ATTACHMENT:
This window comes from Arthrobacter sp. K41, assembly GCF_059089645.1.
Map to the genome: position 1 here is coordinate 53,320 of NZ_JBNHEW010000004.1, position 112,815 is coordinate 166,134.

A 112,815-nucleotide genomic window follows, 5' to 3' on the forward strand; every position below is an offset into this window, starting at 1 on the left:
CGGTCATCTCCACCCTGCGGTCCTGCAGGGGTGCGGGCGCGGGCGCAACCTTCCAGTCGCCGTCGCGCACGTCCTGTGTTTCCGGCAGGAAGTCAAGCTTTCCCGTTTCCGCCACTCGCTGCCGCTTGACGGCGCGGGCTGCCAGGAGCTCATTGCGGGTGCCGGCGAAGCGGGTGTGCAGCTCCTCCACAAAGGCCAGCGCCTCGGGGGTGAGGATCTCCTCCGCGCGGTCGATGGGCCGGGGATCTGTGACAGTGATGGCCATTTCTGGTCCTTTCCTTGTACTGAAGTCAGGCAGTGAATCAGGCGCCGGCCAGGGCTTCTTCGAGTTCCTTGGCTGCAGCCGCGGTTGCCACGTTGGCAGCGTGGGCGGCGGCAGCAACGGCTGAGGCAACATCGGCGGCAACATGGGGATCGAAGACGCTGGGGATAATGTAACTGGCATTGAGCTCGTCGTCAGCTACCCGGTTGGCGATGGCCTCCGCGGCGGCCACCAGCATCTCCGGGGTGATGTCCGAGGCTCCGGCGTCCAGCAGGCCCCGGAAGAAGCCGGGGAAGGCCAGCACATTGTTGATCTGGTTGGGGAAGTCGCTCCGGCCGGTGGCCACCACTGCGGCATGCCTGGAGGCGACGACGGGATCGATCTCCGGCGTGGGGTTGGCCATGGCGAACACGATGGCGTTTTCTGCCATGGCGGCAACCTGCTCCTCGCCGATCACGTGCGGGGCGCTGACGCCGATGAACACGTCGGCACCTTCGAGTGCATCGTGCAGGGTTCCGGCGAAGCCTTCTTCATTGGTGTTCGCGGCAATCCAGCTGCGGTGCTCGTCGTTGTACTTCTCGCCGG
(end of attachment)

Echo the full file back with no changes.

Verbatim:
This window comes from Arthrobacter sp. K41, assembly GCF_059089645.1.
Map to the genome: position 1 here is coordinate 53,320 of NZ_JBNHEW010000004.1, position 112,815 is coordinate 166,134.

A 112,815-nucleotide genomic window follows, 5' to 3' on the forward strand; every position below is an offset into this window, starting at 1 on the left:
CGGTCATCTCCACCCTGCGGTCCTGCAGGGGTGCGGGCGCGGGCGCAACCTTCCAGTCGCCGTCGCGCACGTCCTGTGTTTCCGGCAGGAAGTCAAGCTTTCCCGTTTCCGCCACTCGCTGCCGCTTGACGGCGCGGGCTGCCAGGAGCTCATTGCGGGTGCCGGCGAAGCGGGTGTGCAGCTCCTCCACAAAGGCCAGCGCCTCGGGGGTGAGGATCTCCTCCGCGCGGTCGATGGGCCGGGGATCTGTGACAGTGATGGCCATTTCTGGTCCTTTCCTTGTACTGAAGTCAGGCAGTGAATCAGGCGCCGGCCAGGGCTTCTTCGAGTTCCTTGGCTGCAGCCGCGGTTGCCACGTTGGCAGCGTGGGCGGCGGCAGCAACGGCTGAGGCAACATCGGCGGCAACATGGGGATCGAAGACGCTGGGGATAATGTAACTGGCATTGAGCTCGTCGTCAGCTACCCGGTTGGCGATGGCCTCCGCGGCGGCCACCAGCATCTCCGGGGTGATGTCCGAGGCTCCGGCGTCCAGCAGGCCCCGGAAGAAGCCGGGGAAGGCCAGCACATTGTTGATCTGGTTGGGGAAGTCGCTCCGGCCGGTGGCCACCACTGCGGCATGCCTGGAGGCGACGACGGGATCGATCTCCGGCGTGGGGTTGGCCATGGCGAACACGATGGCGTTTTCTGCCATGGCGGCAACCTGCTCCTCGCCGATCACGTGCGGGGCGCTGACGCCGATGAACACGTCGGCACCTTCGAGTGCATCGTGCAGGGTTCCGGCGAAGCCTTCTTCATTGGTGTTCGCGGCAATCCAGCTGCGGTGCTCGTCGTTGTACTTCTCGCCGG